Allan Massie: Scotland’s losing habit is becoming boring

Dejection for Scotland's David Denton following the defeat by Wales. Picture: David Davies/PA
Dejection for Scotland's David Denton following the defeat by Wales. Picture: David Davies/PA
Share this article
0
Have your say

We make a mess of a defensive lineout. Australia get a penalty and kick the goal. Scotland lose again. Communication between Richie Gray and Greig Laidlaw breaks down at a defensive lineout. So Wales get the put-in at a five metre scrum. A few phases later Jamie Roberts scores what proves to be the decisive try, and Scotland lose again. Finn Russell intercepts an English pass, fails to see Stuart Hogg on his left, kicks ahead and the ball trickles into touch. A try-scoring opportunity is missed and Scotland lose again. John Barclay breaks free from a ruck, runs 20 metres, fails to see Hogg storming up on his left, kicks ahead, and the ball trickles into touch. A try-scoring opportunity is missed, and Scotland lose again. Referee Craig Joubert 
mistakenly gives a penalty to Australia. Scotland
lose. Referee George Clancy and the TMO fail to see that the Welsh scrum-half Gareth Davies is offside when he collects a loose ball and scampers away to the try-line. So the try is awarded and Scotland lose.

It gets boring, but we can’t say it is all due to bad luck or misfortune or refereeing blunders. We have now lost our last nine Six Nations matches. In six of them, as Tom English has remarked, the margin of defeat was seven points or fewer. This says something. We are close to winning but nevertheless still losing. Repeatedly.

It was a good match in Cardiff. Both sides played much fine rugby. What was the difference between them? I reckon it was this. Scotland were confident they could win. Wales were confident they would win. Scotland have little experience of winning close matches, Wales a good deal of that experience. Eleven of Scotland’s squad have never won a match in the Six Nations. The Welsh XV was full of players who have won the championship, even a Grand Slam, and a Lions Test series. Scotland take the field full of hope and determination. We cheer them on, but can’t stifle the suspicion that something, somehow, some time will go wrong. It’s frustrating for everyone, and must be hell for the players.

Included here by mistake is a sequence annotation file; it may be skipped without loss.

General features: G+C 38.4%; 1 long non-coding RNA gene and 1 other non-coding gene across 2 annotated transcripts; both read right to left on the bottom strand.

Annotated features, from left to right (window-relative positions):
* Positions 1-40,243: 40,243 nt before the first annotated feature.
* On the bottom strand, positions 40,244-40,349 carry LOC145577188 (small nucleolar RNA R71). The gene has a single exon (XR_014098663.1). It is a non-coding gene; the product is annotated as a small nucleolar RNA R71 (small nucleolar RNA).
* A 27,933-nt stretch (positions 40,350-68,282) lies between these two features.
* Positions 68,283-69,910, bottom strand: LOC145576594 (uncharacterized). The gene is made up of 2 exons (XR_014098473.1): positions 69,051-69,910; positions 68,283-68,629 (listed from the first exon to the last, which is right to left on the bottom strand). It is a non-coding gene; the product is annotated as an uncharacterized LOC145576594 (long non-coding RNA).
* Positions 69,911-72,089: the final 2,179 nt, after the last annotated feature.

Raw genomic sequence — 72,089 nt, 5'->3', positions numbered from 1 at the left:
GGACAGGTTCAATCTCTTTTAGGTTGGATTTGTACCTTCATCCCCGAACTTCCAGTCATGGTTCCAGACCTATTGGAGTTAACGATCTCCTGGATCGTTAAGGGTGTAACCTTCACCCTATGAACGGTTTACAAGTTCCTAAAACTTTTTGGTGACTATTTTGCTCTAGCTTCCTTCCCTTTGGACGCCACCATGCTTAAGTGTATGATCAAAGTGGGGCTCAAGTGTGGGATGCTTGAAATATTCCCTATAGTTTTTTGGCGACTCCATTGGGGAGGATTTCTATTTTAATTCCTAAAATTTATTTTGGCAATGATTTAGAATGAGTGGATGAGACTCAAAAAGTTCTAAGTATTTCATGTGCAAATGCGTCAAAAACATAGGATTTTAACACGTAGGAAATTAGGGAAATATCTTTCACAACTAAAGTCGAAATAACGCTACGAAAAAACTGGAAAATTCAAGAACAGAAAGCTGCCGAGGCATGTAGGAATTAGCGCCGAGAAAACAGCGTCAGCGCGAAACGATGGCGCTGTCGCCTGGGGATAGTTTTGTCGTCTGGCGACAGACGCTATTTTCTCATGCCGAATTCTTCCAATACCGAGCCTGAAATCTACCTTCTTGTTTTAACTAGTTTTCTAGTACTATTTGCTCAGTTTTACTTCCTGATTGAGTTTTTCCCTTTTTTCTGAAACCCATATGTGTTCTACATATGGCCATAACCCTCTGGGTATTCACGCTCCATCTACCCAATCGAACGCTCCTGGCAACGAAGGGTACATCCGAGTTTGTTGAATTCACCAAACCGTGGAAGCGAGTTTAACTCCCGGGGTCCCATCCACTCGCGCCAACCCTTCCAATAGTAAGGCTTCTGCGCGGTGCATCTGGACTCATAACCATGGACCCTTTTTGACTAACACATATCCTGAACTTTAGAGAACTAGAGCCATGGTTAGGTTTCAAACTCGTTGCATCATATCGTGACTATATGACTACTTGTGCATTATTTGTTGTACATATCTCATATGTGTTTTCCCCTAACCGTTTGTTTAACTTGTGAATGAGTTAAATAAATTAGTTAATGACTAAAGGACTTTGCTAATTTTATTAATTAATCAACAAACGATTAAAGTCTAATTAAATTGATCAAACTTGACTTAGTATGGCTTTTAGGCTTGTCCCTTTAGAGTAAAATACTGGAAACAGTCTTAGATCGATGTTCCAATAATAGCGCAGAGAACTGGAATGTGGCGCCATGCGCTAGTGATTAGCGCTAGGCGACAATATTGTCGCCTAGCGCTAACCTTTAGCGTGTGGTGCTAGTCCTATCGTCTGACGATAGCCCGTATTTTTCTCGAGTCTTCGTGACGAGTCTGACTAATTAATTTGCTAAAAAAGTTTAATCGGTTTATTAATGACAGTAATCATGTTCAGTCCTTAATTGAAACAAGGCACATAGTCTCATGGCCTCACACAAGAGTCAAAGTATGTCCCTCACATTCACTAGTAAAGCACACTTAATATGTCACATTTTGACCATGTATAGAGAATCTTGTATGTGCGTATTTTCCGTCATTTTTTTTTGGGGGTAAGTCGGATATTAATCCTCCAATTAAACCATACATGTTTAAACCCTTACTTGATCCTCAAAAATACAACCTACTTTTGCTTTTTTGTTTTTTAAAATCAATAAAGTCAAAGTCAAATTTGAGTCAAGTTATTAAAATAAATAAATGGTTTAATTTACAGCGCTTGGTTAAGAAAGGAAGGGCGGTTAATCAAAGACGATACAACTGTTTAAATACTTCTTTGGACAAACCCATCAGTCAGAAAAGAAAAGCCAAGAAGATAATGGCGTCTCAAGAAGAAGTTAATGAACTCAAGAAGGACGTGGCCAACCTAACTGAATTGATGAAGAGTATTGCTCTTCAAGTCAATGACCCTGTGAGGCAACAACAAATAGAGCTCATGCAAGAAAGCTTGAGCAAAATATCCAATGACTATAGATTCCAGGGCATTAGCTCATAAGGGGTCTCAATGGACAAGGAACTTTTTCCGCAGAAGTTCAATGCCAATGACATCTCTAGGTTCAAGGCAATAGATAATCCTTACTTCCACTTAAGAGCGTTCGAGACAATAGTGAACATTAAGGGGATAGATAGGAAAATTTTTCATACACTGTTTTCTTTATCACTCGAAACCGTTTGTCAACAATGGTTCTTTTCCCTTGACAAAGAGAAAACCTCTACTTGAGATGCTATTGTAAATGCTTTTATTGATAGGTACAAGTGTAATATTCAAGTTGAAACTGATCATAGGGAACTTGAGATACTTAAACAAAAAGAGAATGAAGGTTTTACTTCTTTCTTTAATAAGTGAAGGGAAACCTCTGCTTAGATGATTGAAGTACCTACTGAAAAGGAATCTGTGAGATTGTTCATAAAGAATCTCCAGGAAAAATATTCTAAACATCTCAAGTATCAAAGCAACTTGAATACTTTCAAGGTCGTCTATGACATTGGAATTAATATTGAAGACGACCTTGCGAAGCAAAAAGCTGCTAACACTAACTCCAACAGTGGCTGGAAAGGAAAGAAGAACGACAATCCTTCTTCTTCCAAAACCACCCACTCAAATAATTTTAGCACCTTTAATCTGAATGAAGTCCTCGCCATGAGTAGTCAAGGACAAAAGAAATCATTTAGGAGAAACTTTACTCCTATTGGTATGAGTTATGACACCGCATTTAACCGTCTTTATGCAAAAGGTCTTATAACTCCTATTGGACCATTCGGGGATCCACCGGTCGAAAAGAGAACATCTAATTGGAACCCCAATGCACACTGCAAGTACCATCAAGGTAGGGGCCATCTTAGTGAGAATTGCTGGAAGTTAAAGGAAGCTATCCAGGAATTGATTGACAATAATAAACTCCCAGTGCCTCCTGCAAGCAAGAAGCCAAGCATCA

At the moment, two rounds in, Wales look the best team and most likely champions, even though they have to go to Twickenham.

It’s hard to know just what to make of England. They haven’t conceded a try yet, but in Rome they were dreadful, and were outplayed by 
Italy, for 50 minutes. Fifty-two actually, which was when Jonathan Joseph latched on to a loose Italian pass and scampered away to score. After that it was all England and they looked 
very good.

There’s a general feeling that referees, unconsciously no doubt, tend to favour the higher-ranked side. That wasn’t quite the case in Rome where England were penalised more often than Italy in the first 50 minutes. But there was one incident which supported that suspicion. James Haskell, the England flanker, tackled Luke McLean in the air. He was penalised, but escaped the yellow card which that offence is now usually deemed to merit. My immediate reaction was that, if this had happened the other way round, the Italian tackler would have been on the sidelines for ten minutes.

We traditionalists have reluctantly had to accept that rugby is now a squad game 
rather than a strictly 15-a-side one. This development also favours the big battalions. It was evident last week that the English bench was much stronger than the Italian one, and the Welsh bench somewhat stronger than the Scottish one. Props are rarely expected to last more than 60 minutes these days but Vern Cotter kept Willem Nel on for the full 80, rather than expose young Zander Fagerson to the wiles and power of Gethin Jenkins. The upshot was, of course, that Nel tired as props used to do, and dropped two passes in the last ten minutes, something he hardly ever does.

There was an interesting use of the squad in Paris, where Guy Noves started with props who are good ball-carriers but not, on the evidence of that game against Ireland, great scrummagers. Soon after half-time he replaced them with his best scrumming props, and thereafter France controlled most of the play. I assume his thinking was that, particularly on a wet day, there tend to be more set scrums the longer a match goes on, as players tire and make 
handling errors.

Finally, we should all be cheered up by the performances of John Dalziel’s Under-20 team. Having beaten England handsomely, they all but beat Wales, and this despite being deprived on account of pro-team calls of three players: Blair Kinghorn, James Ritchie and Adam 
Hastings. Surely the national under-20 side should have priority?

The SRU has no control over Hastings, who is contracted to Bath, but Kinghorn and Ritchie, as Edinburgh players should, one thinks, have been made available to Dalziel – all the more so because, while missing the international against Wales, they were only on the bench for Edinburgh.